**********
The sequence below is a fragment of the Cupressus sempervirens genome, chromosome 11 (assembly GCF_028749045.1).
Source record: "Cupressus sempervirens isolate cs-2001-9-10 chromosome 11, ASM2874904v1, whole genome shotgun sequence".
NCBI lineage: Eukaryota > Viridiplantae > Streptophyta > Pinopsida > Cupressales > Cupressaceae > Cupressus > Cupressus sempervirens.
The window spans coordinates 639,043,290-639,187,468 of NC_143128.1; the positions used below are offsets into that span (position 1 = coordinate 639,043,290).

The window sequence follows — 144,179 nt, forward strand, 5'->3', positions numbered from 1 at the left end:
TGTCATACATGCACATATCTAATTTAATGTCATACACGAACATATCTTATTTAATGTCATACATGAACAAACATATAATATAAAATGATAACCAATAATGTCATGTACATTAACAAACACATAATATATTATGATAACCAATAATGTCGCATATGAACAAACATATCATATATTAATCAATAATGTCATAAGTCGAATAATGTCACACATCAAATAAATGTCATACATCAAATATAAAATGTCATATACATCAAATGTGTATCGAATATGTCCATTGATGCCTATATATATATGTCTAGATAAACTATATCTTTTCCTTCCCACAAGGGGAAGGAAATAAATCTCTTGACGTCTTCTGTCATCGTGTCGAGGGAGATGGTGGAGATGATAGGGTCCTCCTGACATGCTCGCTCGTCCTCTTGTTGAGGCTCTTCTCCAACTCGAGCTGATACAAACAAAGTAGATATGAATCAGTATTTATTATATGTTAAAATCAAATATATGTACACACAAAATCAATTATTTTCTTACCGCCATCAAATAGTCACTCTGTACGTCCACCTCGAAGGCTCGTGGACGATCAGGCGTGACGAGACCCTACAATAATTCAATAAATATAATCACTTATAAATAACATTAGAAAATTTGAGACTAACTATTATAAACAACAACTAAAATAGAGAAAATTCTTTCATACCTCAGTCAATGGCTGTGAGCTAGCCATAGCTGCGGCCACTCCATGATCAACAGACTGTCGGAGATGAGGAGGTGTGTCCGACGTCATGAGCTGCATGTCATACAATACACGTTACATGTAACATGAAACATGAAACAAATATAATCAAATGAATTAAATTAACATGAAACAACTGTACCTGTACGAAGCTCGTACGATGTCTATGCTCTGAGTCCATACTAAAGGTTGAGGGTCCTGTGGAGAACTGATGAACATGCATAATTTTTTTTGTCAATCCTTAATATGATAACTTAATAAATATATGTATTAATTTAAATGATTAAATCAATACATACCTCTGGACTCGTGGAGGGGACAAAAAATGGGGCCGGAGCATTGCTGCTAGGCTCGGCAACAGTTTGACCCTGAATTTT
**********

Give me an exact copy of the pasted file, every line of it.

The sequence below is a fragment of the Cupressus sempervirens genome, chromosome 11 (assembly GCF_028749045.1).
Source record: "Cupressus sempervirens isolate cs-2001-9-10 chromosome 11, ASM2874904v1, whole genome shotgun sequence".
NCBI lineage: Eukaryota > Viridiplantae > Streptophyta > Pinopsida > Cupressales > Cupressaceae > Cupressus > Cupressus sempervirens.
The window spans coordinates 639,043,290-639,187,468 of NC_143128.1; the positions used below are offsets into that span (position 1 = coordinate 639,043,290).

The window sequence follows — 144,179 nt, forward strand, 5'->3', positions numbered from 1 at the left end:
TGTCATACATGCACATATCTAATTTAATGTCATACACGAACATATCTTATTTAATGTCATACATGAACAAACATATAATATAAAATGATAACCAATAATGTCATGTACATTAACAAACACATAATATATTATGATAACCAATAATGTCGCATATGAACAAACATATCATATATTAATCAATAATGTCATAAGTCGAATAATGTCACACATCAAATAAATGTCATACATCAAATATAAAATGTCATATACATCAAATGTGTATCGAATATGTCCATTGATGCCTATATATATATGTCTAGATAAACTATATCTTTTCCTTCCCACAAGGGGAAGGAAATAAATCTCTTGACGTCTTCTGTCATCGTGTCGAGGGAGATGGTGGAGATGATAGGGTCCTCCTGACATGCTCGCTCGTCCTCTTGTTGAGGCTCTTCTCCAACTCGAGCTGATACAAACAAAGTAGATATGAATCAGTATTTATTATATGTTAAAATCAAATATATGTACACACAAAATCAATTATTTTCTTACCGCCATCAAATAGTCACTCTGTACGTCCACCTCGAAGGCTCGTGGACGATCAGGCGTGACGAGACCCTACAATAATTCAATAAATATAATCACTTATAAATAACATTAGAAAATTTGAGACTAACTATTATAAACAACAACTAAAATAGAGAAAATTCTTTCATACCTCAGTCAATGGCTGTGAGCTAGCCATAGCTGCGGCCACTCCATGATCAACAGACTGTCGGAGATGAGGAGGTGTGTCCGACGTCATGAGCTGCATGTCATACAATACACGTTACATGTAACATGAAACATGAAACAAATATAATCAAATGAATTAAATTAACATGAAACAACTGTACCTGTACGAAGCTCGTACGATGTCTATGCTCTGAGTCCATACTAAAGGTTGAGGGTCCTGTGGAGAACTGATGAACATGCATAATTTTTTTTGTCAATCCTTAATATGATAACTTAATAAATATATGTATTAATTTAAATGATTAAATCAATACATACCTCTGGACTCGTGGAGGGGACAAAAAATGGGGCCGGAGCATTGCTGCTAGGCTCGGCAACAGTTTGACCCTGAATTTT